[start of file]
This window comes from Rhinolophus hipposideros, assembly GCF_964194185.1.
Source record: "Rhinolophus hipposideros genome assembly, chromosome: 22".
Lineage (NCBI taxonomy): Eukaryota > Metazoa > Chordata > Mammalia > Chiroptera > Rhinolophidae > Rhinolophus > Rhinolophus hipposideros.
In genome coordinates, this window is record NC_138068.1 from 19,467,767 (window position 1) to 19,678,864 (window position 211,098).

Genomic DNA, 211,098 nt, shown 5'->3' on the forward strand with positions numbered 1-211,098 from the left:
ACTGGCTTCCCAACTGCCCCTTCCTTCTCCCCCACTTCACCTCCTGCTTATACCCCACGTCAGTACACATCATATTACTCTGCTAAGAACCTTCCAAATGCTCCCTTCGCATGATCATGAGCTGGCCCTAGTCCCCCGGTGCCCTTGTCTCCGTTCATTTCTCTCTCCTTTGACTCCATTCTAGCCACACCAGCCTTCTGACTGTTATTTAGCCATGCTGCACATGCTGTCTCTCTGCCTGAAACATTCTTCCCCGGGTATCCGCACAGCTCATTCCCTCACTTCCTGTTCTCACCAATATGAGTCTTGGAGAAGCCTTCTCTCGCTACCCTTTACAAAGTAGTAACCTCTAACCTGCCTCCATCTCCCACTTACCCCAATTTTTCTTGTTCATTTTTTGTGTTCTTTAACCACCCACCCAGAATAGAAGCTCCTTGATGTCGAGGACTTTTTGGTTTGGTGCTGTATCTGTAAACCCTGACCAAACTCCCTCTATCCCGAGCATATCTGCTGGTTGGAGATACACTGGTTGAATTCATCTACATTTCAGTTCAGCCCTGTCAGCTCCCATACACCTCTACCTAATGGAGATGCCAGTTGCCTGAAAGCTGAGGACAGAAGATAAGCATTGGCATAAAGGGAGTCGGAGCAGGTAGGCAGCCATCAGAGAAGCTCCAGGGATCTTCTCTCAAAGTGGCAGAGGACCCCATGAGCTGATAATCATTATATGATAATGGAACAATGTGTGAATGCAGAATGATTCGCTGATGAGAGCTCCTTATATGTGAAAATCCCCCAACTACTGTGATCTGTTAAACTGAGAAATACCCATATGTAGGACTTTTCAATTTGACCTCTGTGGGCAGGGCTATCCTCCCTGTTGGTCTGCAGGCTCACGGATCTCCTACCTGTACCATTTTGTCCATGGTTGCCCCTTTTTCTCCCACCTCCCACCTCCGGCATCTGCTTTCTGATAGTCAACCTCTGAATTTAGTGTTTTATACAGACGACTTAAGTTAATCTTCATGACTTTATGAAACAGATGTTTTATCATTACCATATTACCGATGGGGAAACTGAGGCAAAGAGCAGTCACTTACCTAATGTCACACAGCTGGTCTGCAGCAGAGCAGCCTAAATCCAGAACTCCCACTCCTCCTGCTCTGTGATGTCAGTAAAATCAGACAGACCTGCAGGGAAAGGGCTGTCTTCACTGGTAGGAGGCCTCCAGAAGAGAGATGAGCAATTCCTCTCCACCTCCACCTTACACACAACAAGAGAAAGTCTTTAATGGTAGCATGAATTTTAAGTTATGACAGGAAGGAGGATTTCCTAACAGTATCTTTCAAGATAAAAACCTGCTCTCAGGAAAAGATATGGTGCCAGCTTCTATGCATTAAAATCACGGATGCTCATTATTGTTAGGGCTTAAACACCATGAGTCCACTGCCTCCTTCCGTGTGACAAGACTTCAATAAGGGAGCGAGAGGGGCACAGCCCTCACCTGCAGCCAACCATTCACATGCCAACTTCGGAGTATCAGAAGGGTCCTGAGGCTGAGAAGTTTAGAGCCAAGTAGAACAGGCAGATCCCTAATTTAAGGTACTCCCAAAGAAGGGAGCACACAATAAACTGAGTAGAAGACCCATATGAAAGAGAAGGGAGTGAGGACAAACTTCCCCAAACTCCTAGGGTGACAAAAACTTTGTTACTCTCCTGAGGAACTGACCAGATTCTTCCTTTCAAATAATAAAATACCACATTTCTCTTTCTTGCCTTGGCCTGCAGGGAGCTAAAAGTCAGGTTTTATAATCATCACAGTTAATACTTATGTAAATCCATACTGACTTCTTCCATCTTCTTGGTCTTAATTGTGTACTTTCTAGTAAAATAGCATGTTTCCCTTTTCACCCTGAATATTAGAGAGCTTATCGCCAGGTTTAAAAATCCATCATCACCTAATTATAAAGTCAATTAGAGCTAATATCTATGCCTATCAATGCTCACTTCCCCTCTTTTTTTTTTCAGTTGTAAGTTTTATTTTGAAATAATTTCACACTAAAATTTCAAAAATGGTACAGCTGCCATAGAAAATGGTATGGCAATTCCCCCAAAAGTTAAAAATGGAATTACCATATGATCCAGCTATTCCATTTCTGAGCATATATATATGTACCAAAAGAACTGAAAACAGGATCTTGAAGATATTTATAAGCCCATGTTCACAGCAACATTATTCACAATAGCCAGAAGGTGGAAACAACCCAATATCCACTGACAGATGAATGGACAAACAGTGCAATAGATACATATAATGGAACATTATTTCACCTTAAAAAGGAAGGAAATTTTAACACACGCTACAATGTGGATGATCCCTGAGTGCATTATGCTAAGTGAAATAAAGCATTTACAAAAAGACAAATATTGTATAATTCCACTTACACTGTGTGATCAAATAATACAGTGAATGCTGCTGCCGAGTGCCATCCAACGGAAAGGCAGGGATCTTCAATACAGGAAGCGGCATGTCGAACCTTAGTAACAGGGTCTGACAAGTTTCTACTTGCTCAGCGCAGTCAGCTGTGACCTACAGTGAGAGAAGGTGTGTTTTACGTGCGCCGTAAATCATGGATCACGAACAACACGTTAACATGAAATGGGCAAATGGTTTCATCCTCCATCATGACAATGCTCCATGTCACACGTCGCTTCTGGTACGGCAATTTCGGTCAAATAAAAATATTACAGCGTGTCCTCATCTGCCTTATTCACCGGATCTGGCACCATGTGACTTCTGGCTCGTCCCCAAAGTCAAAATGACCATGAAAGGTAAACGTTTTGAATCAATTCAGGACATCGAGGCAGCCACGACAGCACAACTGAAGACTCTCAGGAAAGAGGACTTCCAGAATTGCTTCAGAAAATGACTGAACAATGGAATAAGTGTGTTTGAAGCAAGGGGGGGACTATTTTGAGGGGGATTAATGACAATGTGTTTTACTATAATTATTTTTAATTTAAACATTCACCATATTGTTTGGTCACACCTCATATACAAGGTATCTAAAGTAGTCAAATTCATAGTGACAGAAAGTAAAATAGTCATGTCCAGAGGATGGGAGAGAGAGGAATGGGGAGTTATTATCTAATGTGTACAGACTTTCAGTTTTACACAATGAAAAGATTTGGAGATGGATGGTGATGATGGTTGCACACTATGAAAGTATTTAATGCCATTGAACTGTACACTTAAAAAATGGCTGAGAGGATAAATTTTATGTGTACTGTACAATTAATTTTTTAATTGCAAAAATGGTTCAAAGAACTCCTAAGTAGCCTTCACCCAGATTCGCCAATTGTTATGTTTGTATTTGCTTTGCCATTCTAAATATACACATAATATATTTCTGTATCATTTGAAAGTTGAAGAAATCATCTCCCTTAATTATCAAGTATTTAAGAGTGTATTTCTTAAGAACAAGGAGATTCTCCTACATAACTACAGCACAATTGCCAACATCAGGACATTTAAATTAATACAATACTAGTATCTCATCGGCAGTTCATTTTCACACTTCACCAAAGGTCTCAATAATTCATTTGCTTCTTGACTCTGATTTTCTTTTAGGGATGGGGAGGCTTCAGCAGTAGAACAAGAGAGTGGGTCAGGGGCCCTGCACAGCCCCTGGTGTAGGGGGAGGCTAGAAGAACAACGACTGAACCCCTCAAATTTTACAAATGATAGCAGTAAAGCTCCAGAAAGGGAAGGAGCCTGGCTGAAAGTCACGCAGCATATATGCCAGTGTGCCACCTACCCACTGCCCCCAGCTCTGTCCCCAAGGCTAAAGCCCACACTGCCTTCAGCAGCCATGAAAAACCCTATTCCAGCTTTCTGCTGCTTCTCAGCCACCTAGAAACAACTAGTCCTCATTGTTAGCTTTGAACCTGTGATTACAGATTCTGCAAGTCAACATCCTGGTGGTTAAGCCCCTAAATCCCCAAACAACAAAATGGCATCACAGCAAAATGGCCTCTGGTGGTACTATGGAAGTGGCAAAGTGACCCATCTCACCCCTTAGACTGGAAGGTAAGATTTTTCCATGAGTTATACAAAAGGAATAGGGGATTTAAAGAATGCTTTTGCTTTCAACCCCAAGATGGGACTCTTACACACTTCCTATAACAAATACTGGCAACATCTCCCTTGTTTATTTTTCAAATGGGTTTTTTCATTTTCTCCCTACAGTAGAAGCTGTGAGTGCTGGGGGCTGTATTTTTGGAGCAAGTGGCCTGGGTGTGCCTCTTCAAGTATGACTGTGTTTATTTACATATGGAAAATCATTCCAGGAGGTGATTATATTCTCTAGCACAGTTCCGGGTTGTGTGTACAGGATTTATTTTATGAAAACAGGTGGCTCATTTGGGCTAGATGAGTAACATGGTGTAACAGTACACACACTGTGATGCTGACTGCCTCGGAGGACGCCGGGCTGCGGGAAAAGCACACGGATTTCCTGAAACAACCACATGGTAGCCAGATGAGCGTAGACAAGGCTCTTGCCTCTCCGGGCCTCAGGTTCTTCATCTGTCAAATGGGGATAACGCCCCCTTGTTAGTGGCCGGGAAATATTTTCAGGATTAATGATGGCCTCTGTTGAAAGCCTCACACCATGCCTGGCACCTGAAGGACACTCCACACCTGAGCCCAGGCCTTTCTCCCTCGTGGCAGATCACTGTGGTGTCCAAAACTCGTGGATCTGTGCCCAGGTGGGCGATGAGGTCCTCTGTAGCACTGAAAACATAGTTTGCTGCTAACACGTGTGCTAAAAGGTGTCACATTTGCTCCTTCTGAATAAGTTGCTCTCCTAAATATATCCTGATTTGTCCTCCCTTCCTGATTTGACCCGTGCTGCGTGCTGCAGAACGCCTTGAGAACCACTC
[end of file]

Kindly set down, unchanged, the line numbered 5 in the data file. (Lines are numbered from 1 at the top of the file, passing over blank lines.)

Genomic DNA, 211,098 nt, shown 5'->3' on the forward strand with positions numbered 1-211,098 from the left: